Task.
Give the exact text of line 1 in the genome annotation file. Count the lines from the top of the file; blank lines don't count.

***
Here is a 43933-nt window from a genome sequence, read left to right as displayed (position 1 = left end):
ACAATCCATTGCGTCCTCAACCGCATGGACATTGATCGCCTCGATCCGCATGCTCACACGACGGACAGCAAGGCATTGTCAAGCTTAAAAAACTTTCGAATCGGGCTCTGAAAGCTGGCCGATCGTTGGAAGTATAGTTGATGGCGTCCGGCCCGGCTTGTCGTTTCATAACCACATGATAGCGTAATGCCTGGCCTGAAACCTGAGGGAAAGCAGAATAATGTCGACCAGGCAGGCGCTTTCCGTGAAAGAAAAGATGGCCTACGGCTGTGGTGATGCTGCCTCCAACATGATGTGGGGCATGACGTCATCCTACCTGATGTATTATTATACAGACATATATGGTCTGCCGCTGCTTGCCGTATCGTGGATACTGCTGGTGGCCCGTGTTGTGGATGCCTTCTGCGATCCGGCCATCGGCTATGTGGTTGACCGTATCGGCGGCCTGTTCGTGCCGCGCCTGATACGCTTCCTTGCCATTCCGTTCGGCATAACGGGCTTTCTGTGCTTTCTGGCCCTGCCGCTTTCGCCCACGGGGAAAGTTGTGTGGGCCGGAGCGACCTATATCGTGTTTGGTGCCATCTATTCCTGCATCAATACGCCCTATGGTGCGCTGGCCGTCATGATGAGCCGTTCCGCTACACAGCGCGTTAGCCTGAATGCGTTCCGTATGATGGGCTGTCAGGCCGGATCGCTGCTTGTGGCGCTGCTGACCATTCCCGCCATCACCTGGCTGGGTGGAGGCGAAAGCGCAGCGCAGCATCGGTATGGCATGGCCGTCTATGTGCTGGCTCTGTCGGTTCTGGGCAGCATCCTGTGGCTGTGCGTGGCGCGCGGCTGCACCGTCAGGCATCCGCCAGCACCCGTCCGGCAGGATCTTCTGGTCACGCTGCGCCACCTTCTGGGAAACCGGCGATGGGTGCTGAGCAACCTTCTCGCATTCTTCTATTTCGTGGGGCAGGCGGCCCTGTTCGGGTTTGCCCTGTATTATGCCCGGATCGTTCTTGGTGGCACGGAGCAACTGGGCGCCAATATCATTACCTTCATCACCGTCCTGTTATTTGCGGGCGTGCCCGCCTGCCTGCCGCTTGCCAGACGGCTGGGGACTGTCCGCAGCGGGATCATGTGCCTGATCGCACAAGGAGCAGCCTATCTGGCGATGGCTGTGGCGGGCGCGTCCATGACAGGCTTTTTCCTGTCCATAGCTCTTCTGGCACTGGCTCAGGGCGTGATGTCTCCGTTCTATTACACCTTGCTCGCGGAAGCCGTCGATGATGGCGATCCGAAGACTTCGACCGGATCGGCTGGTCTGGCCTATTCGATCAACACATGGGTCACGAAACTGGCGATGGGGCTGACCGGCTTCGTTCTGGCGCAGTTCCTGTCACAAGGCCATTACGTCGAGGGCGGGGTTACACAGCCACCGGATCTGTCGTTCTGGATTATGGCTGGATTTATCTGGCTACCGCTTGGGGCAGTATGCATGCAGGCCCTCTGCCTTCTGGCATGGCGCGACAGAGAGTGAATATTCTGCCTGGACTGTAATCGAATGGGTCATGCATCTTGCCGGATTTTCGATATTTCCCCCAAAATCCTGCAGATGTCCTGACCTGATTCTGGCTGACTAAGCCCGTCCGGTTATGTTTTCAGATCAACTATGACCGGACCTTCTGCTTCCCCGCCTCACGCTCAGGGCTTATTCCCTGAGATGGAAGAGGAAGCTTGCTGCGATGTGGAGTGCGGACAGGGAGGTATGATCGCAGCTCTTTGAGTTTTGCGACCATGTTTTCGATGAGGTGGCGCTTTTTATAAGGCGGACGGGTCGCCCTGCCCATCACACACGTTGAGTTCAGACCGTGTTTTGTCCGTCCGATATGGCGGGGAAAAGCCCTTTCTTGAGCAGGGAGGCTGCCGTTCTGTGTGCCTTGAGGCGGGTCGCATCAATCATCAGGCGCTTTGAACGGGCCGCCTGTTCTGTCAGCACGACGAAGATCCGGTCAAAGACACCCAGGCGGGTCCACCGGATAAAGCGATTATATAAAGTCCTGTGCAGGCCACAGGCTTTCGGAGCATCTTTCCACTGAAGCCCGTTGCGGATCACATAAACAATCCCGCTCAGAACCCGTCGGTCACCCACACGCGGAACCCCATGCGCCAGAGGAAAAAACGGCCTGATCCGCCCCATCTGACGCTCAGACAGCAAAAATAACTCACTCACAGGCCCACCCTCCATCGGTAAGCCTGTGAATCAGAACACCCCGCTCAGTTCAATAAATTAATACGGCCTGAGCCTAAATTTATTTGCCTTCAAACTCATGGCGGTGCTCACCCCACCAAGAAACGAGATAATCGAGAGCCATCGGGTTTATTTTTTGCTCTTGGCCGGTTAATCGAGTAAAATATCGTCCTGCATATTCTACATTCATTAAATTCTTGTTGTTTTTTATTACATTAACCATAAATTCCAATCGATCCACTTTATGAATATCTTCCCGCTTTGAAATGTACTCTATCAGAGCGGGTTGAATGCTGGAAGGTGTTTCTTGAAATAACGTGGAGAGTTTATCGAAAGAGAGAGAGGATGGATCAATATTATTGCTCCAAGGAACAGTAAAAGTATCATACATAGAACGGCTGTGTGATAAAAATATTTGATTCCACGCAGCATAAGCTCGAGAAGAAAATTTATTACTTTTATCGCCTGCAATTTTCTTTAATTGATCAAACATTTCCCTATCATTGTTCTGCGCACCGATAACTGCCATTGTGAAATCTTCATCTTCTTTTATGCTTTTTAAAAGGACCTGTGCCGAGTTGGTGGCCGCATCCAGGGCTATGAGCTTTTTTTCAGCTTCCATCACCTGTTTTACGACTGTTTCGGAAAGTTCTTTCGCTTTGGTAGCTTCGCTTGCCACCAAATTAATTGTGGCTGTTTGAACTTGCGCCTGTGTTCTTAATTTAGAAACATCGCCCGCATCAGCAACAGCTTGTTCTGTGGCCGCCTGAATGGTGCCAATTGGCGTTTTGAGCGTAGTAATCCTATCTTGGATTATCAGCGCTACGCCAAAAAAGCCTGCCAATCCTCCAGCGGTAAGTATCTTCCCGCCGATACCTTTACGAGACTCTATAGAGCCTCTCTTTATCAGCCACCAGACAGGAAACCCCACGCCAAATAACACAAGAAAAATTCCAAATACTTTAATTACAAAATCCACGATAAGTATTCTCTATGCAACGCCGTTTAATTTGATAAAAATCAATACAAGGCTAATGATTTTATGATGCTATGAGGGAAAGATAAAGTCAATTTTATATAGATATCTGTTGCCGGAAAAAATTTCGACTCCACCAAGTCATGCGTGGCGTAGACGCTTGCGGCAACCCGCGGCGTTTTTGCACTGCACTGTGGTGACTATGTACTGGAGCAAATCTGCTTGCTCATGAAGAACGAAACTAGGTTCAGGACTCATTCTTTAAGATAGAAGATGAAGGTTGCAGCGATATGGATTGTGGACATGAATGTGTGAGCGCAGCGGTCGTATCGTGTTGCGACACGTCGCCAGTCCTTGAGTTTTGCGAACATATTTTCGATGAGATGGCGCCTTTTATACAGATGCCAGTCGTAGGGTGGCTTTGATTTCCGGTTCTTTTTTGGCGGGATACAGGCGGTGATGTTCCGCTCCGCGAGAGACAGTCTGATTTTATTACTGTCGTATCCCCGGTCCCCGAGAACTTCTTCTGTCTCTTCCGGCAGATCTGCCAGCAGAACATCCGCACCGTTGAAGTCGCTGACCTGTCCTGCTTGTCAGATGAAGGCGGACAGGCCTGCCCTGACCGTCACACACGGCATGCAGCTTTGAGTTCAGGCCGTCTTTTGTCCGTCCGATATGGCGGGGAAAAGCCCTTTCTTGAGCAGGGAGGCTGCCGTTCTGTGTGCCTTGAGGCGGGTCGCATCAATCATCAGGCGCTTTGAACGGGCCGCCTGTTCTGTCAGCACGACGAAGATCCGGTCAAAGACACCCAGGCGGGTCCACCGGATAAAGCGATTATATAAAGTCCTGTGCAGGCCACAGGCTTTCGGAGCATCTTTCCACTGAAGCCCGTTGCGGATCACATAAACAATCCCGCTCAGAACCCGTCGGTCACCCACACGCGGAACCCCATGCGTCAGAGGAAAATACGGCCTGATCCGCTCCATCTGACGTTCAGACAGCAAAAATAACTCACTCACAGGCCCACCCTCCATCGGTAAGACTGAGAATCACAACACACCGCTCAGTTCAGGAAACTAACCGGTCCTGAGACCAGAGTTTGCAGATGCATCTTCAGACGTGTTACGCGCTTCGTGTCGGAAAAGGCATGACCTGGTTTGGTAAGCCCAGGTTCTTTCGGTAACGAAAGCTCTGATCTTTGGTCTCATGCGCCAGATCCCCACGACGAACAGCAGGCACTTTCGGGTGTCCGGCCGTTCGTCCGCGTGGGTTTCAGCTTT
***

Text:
Here is a 43933-nt window from a genome sequence, read left to right as displayed (position 1 = left end):